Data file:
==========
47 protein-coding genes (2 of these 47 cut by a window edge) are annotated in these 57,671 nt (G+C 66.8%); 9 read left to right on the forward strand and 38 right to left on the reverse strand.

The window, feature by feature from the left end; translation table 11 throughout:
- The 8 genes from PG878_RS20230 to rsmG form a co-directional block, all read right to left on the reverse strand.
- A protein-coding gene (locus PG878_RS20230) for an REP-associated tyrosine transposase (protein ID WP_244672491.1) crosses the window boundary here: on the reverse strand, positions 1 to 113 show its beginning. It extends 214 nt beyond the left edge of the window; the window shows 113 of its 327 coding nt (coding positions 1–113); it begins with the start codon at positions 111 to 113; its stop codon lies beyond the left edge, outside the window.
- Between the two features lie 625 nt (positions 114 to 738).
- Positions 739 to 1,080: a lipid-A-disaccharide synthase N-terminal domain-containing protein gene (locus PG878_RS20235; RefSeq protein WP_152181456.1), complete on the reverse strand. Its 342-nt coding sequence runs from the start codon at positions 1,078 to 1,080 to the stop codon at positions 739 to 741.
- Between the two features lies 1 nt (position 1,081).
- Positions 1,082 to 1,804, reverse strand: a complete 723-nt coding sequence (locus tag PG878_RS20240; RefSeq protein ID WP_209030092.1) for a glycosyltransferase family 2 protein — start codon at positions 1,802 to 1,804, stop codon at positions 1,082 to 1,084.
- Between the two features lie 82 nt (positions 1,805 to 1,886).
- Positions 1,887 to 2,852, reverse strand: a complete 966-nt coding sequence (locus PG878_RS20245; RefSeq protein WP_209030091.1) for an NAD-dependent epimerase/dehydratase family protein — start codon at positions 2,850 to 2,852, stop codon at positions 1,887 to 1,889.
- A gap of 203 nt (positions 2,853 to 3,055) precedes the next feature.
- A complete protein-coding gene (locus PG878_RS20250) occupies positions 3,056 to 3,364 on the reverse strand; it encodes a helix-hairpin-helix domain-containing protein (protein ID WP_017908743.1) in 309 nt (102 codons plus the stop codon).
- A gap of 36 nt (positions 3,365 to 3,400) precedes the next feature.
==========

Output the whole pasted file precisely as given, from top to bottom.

47 protein-coding genes (2 of these 47 cut by a window edge) are annotated in these 57,671 nt (G+C 66.8%); 9 read left to right on the forward strand and 38 right to left on the reverse strand.

The window, feature by feature from the left end; translation table 11 throughout:
- The 8 genes from PG878_RS20230 to rsmG form a co-directional block, all read right to left on the reverse strand.
- A protein-coding gene (locus PG878_RS20230) for an REP-associated tyrosine transposase (protein ID WP_244672491.1) crosses the window boundary here: on the reverse strand, positions 1 to 113 show its beginning. It extends 214 nt beyond the left edge of the window; the window shows 113 of its 327 coding nt (coding positions 1–113); it begins with the start codon at positions 111 to 113; its stop codon lies beyond the left edge, outside the window.
- Between the two features lie 625 nt (positions 114 to 738).
- Positions 739 to 1,080: a lipid-A-disaccharide synthase N-terminal domain-containing protein gene (locus PG878_RS20235; RefSeq protein WP_152181456.1), complete on the reverse strand. Its 342-nt coding sequence runs from the start codon at positions 1,078 to 1,080 to the stop codon at positions 739 to 741.
- Between the two features lies 1 nt (position 1,081).
- Positions 1,082 to 1,804, reverse strand: a complete 723-nt coding sequence (locus tag PG878_RS20240; RefSeq protein ID WP_209030092.1) for a glycosyltransferase family 2 protein — start codon at positions 1,802 to 1,804, stop codon at positions 1,082 to 1,084.
- Between the two features lie 82 nt (positions 1,805 to 1,886).
- Positions 1,887 to 2,852, reverse strand: a complete 966-nt coding sequence (locus PG878_RS20245; RefSeq protein WP_209030091.1) for an NAD-dependent epimerase/dehydratase family protein — start codon at positions 2,850 to 2,852, stop codon at positions 1,887 to 1,889.
- A gap of 203 nt (positions 2,853 to 3,055) precedes the next feature.
- A complete protein-coding gene (locus PG878_RS20250) occupies positions 3,056 to 3,364 on the reverse strand; it encodes a helix-hairpin-helix domain-containing protein (protein ID WP_017908743.1) in 309 nt (102 codons plus the stop codon).
- A gap of 36 nt (positions 3,365 to 3,400) precedes the next feature.